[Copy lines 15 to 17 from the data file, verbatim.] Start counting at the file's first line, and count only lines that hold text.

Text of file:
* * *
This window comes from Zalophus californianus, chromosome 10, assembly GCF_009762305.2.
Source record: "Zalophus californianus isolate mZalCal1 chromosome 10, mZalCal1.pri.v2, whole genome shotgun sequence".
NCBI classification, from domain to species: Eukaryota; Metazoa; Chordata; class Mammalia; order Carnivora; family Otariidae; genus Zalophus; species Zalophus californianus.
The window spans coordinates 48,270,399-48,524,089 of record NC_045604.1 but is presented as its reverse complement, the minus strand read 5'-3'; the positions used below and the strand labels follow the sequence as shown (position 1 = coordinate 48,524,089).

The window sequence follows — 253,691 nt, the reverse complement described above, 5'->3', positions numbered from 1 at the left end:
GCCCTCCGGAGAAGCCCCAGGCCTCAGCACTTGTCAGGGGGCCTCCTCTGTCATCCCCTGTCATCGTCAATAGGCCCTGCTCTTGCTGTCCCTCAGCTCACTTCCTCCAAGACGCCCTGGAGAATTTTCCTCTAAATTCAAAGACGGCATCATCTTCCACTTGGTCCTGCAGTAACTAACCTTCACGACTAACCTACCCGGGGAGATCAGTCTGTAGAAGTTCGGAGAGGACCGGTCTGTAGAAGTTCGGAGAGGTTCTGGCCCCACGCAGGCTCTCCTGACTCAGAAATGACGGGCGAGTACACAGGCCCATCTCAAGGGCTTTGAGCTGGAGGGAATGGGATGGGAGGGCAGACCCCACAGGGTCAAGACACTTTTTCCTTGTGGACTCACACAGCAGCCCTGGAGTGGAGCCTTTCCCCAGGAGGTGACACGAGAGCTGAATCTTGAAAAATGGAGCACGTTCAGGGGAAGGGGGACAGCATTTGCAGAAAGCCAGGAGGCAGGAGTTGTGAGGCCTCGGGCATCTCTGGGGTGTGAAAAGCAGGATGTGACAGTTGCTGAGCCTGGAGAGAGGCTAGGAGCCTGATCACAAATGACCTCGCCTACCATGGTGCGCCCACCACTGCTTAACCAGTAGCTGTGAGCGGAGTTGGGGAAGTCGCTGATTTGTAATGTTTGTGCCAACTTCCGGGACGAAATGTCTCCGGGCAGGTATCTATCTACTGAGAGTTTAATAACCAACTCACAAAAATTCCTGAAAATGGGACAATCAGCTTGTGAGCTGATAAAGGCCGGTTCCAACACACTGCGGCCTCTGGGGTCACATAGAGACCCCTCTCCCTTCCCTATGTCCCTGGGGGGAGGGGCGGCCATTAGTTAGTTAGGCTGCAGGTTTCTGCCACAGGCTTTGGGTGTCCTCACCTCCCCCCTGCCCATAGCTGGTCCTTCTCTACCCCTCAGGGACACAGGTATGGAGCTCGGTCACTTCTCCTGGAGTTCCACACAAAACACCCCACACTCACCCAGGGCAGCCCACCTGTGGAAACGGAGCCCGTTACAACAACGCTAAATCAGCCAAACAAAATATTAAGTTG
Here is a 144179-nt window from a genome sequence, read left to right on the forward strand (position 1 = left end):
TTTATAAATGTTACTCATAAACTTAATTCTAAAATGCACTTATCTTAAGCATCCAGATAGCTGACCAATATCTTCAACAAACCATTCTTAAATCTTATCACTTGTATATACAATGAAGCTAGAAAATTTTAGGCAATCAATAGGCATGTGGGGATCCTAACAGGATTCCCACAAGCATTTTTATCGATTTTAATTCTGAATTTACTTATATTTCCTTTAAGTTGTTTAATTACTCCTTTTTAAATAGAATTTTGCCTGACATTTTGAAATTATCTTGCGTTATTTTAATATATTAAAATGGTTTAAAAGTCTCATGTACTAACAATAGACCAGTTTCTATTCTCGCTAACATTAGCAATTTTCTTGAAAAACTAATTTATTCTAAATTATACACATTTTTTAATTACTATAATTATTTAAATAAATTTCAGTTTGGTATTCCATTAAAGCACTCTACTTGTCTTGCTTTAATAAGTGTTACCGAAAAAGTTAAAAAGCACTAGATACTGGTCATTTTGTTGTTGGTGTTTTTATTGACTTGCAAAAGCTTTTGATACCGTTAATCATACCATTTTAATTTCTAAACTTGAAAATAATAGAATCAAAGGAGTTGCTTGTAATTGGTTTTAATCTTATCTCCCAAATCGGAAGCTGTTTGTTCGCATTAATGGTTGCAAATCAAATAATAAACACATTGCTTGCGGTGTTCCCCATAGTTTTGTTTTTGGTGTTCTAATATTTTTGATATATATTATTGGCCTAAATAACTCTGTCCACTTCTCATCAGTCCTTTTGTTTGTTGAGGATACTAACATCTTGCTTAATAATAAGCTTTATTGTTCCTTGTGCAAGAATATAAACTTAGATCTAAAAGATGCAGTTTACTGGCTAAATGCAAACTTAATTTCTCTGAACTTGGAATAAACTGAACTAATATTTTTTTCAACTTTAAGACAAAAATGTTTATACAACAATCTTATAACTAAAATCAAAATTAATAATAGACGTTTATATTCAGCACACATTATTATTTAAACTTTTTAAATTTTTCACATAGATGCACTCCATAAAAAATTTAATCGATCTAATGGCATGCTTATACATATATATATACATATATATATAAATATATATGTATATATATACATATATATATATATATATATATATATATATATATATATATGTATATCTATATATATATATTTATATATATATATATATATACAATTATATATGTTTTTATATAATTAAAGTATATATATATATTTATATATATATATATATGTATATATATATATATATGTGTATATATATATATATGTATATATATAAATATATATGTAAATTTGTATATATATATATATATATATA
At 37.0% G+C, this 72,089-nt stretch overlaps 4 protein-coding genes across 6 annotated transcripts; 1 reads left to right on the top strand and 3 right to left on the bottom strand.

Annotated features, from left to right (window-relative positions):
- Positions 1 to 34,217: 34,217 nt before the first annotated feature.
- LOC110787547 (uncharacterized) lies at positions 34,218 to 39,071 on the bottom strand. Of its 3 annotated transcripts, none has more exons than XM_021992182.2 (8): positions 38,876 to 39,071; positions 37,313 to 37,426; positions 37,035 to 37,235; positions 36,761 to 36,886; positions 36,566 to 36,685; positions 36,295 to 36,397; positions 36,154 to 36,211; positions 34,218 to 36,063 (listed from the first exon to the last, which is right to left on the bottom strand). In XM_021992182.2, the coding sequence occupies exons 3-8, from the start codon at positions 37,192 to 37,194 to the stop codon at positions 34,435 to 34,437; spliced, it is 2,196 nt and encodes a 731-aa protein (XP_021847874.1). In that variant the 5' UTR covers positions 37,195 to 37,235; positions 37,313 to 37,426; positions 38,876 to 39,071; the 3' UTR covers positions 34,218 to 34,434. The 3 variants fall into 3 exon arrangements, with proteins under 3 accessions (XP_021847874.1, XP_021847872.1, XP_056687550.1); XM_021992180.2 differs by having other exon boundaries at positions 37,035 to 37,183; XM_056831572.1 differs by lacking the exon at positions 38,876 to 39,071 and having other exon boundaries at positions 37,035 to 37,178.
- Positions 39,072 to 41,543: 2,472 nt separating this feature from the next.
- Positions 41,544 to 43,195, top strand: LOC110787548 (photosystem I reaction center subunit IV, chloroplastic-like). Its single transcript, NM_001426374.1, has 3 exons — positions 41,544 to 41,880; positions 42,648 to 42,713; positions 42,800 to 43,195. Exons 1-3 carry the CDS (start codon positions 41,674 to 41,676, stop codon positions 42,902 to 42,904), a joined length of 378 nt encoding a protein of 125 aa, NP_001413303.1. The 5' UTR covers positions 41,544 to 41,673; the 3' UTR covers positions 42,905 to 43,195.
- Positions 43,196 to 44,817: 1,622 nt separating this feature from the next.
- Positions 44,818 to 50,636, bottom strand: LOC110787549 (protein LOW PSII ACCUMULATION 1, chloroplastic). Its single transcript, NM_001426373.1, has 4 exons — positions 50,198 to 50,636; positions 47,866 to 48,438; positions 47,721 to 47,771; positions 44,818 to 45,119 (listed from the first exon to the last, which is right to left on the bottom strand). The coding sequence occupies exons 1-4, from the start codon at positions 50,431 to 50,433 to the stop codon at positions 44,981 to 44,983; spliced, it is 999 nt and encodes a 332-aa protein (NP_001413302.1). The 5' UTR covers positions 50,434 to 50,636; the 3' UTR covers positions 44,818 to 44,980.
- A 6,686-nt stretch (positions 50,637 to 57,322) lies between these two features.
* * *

- Positions 43,196 to 44,817: 1,622 nt separating this feature from the next.
- Positions 44,818 to 50,636, bottom strand: LOC110787549 (protein LOW PSII ACCUMULATION 1, chloroplastic). Its single transcript, NM_001426373.1, has 4 exons — positions 50,198 to 50,636; positions 47,866 to 48,438; positions 47,721 to 47,771; positions 44,818 to 45,119 (listed from the first exon to the last, which is right to left on the bottom strand). The coding sequence occupies exons 1-4, from the start codon at positions 50,431 to 50,433 to the stop codon at positions 44,981 to 44,983; spliced, it is 999 nt and encodes a 332-aa protein (NP_001413302.1). The 5' UTR covers positions 50,434 to 50,636; the 3' UTR covers positions 44,818 to 44,980.
- A 6,686-nt stretch (positions 50,637 to 57,322) lies between these two features.